Have you ever met someone whose life seems to be a never-ending string of amazing, marvellous, wonderful, and awesome? Do you feel like punching them?
Living harmoniously as a family is an ongoing, intentional journey. The beginning of that journey is marked by great anticipation and genuine excitement. A bride and groom have high hopes and great dreams as they start out life together. However, as in all journeys, unexpected challenges pop up, including the arrival of children, which requires the couple to cultivate valuable parenting skills—without a handbook! At each age, from preschool through elementary school, each child requires his or her parents to make adjustments along the way to keep the relationships harmonious. Just about the time parents get their arms around all of that, the teenage years arrive! This stretching and complicated time calls for even more adjustments and a greater willingness to change if the parents hope to sustain harmony in the home. Then, after all that adapting, a new set of challenges arrives—the children reach adulthood, with minds of their own. Can there still be mutual respect and meaningful relationships in the family? Can harmony continue between parents and their grown-up kids? Absolutely! The question is, how?
Though I can’t ask Dad for money or call him collect, I can pay tribute to him with a poem loosely adapted from that glorious ode to the perfect wife and mother that I first read when I was 13. This is my take on the Proverbs 31 Guy.
For a few minutes, I’d like you to think about your father—or, perhaps, about the predominant male role model in your youth. Meditate on what that one individual has contributed to your life.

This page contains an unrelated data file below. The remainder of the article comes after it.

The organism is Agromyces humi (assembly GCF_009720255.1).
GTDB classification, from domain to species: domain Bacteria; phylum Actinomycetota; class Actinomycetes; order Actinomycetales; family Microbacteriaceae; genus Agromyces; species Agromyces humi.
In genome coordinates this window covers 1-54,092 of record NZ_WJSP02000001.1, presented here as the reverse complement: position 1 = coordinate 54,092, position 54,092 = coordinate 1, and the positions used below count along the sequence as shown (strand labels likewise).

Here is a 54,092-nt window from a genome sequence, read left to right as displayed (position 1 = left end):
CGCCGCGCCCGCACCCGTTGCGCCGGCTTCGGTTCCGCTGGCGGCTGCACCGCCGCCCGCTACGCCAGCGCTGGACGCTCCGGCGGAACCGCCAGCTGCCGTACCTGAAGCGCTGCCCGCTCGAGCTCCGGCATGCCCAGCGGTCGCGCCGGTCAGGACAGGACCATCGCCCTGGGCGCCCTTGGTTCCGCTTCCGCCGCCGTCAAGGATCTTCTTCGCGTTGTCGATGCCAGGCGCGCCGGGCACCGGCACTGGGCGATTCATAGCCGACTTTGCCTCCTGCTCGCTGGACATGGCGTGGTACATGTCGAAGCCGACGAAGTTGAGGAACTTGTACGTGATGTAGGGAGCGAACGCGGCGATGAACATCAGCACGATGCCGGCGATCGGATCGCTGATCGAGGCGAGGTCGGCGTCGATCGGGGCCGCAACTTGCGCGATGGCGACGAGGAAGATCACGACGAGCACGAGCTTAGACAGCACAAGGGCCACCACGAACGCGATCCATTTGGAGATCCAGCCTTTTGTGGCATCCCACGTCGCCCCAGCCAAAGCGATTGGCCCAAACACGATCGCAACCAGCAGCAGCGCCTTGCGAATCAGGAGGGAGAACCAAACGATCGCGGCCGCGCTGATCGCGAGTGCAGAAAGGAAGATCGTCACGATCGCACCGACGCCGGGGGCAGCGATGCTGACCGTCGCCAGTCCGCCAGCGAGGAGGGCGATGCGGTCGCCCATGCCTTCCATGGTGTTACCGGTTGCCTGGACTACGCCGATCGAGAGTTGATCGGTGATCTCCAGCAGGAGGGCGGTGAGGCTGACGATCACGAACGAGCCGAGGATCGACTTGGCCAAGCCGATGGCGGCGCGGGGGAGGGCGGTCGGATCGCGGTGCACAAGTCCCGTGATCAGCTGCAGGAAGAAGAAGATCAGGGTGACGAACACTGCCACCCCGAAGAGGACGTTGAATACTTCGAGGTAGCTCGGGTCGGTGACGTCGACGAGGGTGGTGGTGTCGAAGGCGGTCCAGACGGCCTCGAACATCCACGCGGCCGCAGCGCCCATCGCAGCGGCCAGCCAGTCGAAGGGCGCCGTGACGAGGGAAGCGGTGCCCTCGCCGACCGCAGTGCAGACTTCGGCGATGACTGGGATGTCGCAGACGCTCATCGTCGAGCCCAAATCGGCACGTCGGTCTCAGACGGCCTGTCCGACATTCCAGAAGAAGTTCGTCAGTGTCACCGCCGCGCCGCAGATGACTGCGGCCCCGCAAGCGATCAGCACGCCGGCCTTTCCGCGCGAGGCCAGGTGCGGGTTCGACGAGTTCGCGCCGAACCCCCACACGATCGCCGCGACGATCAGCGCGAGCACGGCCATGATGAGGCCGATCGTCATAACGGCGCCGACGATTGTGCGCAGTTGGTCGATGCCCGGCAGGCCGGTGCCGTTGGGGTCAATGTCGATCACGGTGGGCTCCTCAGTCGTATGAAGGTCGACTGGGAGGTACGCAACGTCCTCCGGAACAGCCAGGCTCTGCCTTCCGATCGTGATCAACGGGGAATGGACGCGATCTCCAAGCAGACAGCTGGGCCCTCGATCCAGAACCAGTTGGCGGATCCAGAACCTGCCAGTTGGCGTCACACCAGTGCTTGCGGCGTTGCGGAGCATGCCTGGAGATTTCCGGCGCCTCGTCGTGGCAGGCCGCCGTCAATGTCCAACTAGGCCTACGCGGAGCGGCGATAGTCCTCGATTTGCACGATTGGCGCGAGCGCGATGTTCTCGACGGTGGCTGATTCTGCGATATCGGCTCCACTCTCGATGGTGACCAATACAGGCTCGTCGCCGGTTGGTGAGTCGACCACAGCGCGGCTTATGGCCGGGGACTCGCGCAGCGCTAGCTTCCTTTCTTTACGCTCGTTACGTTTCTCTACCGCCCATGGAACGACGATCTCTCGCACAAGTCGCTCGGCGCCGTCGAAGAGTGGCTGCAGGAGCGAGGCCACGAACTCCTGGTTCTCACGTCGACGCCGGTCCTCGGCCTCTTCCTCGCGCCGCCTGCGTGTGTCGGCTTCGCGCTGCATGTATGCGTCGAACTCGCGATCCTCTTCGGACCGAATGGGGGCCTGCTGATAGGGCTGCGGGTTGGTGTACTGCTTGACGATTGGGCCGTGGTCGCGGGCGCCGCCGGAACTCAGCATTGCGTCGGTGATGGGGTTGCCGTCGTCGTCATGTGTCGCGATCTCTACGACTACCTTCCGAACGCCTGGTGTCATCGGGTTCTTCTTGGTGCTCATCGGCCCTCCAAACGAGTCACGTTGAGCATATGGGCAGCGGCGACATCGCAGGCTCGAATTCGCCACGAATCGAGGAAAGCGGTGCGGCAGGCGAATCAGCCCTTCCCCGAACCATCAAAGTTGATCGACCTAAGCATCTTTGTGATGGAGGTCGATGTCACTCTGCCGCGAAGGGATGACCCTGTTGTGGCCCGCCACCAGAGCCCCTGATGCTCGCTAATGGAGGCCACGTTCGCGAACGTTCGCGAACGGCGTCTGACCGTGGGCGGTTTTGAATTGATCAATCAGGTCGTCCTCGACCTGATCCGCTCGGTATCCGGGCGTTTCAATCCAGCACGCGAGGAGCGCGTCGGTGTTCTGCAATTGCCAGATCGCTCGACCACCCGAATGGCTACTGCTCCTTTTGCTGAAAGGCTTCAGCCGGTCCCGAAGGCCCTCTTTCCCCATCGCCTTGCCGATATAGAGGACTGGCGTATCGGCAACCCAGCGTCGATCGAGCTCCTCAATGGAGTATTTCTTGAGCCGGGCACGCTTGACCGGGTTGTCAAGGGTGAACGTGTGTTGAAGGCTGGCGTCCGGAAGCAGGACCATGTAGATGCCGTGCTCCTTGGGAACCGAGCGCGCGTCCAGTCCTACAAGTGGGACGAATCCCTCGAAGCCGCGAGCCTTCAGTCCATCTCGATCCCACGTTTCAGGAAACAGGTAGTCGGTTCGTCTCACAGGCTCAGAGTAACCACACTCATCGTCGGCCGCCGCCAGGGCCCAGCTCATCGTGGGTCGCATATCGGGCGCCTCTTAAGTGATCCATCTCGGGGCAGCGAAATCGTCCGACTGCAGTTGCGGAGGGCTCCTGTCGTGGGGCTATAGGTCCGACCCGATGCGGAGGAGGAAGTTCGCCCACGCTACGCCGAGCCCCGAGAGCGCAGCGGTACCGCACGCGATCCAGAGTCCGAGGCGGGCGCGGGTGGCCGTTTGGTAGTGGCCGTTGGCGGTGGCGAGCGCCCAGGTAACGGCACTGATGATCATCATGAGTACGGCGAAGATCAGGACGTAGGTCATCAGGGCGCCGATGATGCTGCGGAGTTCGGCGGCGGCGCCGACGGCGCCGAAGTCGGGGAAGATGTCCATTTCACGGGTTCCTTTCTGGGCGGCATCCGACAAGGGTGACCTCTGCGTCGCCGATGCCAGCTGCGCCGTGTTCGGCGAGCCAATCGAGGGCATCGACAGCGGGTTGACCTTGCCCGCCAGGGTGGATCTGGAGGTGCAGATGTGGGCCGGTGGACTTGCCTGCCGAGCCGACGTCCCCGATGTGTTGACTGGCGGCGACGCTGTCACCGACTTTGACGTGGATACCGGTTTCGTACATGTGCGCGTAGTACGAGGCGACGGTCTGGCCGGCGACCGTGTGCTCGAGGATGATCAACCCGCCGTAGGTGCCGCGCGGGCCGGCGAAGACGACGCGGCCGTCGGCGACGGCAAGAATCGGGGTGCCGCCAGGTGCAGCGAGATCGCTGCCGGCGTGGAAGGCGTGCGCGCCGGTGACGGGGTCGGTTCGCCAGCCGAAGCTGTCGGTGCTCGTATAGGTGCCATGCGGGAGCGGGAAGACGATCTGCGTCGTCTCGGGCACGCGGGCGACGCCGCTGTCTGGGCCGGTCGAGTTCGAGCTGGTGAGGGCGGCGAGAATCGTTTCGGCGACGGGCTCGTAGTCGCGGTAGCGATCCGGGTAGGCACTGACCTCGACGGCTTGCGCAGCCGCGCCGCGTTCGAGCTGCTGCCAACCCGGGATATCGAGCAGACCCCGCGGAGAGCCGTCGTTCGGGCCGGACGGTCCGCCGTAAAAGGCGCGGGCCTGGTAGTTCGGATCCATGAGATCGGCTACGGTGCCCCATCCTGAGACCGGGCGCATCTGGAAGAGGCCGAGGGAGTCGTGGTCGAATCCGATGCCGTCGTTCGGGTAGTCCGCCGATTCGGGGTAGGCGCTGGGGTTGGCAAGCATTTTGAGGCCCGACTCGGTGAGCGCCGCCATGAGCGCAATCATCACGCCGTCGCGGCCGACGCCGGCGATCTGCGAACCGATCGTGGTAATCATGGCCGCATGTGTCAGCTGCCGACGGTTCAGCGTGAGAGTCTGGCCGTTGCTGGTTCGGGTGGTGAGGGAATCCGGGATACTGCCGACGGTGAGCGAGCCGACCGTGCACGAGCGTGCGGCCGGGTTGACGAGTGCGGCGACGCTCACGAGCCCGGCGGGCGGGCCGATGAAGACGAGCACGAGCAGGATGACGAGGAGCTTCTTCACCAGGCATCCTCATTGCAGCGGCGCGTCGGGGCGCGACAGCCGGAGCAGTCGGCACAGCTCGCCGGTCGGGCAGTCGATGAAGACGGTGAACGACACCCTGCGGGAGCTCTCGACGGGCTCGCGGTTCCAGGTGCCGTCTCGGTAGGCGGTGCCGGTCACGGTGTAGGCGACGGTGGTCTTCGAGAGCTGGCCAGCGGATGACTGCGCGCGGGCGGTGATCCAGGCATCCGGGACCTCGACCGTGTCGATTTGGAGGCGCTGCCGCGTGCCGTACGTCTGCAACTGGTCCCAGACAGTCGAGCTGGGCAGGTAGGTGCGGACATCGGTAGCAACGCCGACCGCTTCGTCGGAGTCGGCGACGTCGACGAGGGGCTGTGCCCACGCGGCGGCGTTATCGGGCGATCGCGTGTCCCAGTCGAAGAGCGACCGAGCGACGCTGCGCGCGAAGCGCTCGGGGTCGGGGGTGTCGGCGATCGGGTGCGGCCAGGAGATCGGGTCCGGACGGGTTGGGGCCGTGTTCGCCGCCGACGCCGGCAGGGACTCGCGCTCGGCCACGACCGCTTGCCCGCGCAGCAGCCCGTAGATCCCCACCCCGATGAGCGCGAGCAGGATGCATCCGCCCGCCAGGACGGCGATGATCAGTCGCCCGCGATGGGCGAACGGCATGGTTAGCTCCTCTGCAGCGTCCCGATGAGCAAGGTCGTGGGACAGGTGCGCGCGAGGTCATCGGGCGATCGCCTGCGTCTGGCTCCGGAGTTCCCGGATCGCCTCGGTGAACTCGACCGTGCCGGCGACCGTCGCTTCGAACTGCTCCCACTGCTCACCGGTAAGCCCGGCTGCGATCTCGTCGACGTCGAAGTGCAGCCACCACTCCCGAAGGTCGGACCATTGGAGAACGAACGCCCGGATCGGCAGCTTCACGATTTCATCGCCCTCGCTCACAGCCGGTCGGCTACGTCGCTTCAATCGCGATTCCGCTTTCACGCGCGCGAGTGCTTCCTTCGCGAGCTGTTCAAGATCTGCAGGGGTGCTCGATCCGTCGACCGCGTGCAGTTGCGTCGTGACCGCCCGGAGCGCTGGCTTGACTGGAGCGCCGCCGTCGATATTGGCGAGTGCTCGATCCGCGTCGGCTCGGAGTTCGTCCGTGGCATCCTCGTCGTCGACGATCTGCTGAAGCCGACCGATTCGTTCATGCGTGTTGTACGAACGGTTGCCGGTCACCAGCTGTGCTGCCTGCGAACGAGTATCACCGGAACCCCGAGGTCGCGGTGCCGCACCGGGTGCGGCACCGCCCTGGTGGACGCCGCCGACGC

Every parent of a special needs child has more questions than answers. But our Heavenly Father understands and promises His presence. And there’s no question about that.
Since our Lord is sovereign, not only are our times in His hands, so are all our possessions and all the people we love. Releasing our rights to Him includes the deliberate releasing of our grip on everything and everyone.
Late on a Tuesday in August the text message came. “Mom had an aneurism. She's in a coma. Not expected to live 24 hours.” We were on a remote island and even a float plane wouldn't get us back in time.
Most of us don't know how to rest. We work hard, and we spend our down time playing hard. We relentlessly pursue happiness and pleasure instead of observing times of renewal.
I'm still learning that there is no virtue in reading about Abraham's obedience. I must obey his God. There is no virtue in studying Jesus' words. I must put them into practice.
And when this stunningly gorgeous gal takes your arm and pulls you down the aisle, the minister talks but you don't hear him. You're too busy staring daggers at the boy you've been trying to keep on curfew for months.